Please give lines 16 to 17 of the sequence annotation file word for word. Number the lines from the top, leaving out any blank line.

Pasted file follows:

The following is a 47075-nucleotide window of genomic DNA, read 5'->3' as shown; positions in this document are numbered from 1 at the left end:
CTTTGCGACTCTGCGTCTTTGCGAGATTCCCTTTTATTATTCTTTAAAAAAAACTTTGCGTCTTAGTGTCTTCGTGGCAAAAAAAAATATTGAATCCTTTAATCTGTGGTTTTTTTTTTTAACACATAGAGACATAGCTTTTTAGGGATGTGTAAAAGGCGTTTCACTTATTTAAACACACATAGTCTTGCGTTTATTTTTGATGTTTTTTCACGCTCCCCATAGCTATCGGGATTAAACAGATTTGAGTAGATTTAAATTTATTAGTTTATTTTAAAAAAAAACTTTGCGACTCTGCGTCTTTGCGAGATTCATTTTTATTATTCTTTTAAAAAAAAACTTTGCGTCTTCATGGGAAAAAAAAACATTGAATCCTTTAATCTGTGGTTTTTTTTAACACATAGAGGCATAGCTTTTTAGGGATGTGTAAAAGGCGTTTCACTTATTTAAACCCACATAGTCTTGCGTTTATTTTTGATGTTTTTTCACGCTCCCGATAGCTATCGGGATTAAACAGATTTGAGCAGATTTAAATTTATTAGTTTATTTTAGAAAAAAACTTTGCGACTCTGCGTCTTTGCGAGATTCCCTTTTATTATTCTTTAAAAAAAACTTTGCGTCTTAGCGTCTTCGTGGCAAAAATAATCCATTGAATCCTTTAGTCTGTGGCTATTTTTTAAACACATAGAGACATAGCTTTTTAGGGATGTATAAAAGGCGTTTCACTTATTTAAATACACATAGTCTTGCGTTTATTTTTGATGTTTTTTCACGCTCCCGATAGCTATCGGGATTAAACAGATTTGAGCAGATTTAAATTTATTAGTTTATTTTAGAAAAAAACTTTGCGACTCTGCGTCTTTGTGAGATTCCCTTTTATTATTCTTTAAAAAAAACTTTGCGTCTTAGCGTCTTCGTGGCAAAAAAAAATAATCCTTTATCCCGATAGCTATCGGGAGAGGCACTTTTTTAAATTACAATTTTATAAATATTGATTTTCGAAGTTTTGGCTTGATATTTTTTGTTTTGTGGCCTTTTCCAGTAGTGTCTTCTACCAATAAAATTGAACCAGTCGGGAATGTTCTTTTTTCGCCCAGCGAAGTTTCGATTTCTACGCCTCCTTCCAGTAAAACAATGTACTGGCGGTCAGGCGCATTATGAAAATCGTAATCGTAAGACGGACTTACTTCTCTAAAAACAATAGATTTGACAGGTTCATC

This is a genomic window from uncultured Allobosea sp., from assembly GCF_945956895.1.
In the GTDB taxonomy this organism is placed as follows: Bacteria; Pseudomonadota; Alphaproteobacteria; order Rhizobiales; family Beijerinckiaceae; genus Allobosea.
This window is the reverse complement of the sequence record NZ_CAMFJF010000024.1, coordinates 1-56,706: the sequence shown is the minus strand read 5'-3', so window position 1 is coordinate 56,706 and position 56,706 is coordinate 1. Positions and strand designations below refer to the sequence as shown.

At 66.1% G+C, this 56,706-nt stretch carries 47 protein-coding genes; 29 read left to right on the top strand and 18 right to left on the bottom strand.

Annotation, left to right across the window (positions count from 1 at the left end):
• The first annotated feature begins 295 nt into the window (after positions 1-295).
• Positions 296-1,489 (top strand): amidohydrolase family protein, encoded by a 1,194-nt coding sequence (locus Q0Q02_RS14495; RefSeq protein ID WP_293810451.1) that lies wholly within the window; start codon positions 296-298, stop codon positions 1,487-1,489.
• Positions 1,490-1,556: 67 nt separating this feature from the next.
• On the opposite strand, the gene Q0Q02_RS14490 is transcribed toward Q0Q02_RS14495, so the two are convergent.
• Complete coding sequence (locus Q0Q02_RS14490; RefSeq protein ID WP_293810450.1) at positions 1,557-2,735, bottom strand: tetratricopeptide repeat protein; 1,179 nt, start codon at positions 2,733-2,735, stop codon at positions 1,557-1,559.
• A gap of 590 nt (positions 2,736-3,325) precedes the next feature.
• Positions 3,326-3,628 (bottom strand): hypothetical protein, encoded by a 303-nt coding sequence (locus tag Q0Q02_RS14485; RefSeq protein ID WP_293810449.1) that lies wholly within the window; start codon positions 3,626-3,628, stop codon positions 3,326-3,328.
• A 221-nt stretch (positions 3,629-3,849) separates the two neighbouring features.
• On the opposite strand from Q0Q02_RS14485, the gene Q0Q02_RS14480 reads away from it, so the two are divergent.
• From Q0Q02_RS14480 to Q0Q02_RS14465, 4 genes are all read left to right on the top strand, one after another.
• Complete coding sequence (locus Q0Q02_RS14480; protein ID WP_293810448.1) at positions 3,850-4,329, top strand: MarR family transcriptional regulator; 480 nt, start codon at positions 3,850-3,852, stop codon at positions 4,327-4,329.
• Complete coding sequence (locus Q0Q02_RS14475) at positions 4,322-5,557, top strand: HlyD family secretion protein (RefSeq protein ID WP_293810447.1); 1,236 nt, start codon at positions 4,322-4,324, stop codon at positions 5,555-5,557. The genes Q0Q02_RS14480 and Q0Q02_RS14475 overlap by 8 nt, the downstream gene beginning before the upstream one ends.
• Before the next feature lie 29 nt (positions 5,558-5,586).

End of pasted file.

• On the opposite strand from Q0Q02_RS14485, the gene Q0Q02_RS14480 reads away from it, so the two are divergent.
• From Q0Q02_RS14480 to Q0Q02_RS14465, 4 genes are all read left to right on the top strand, one after another.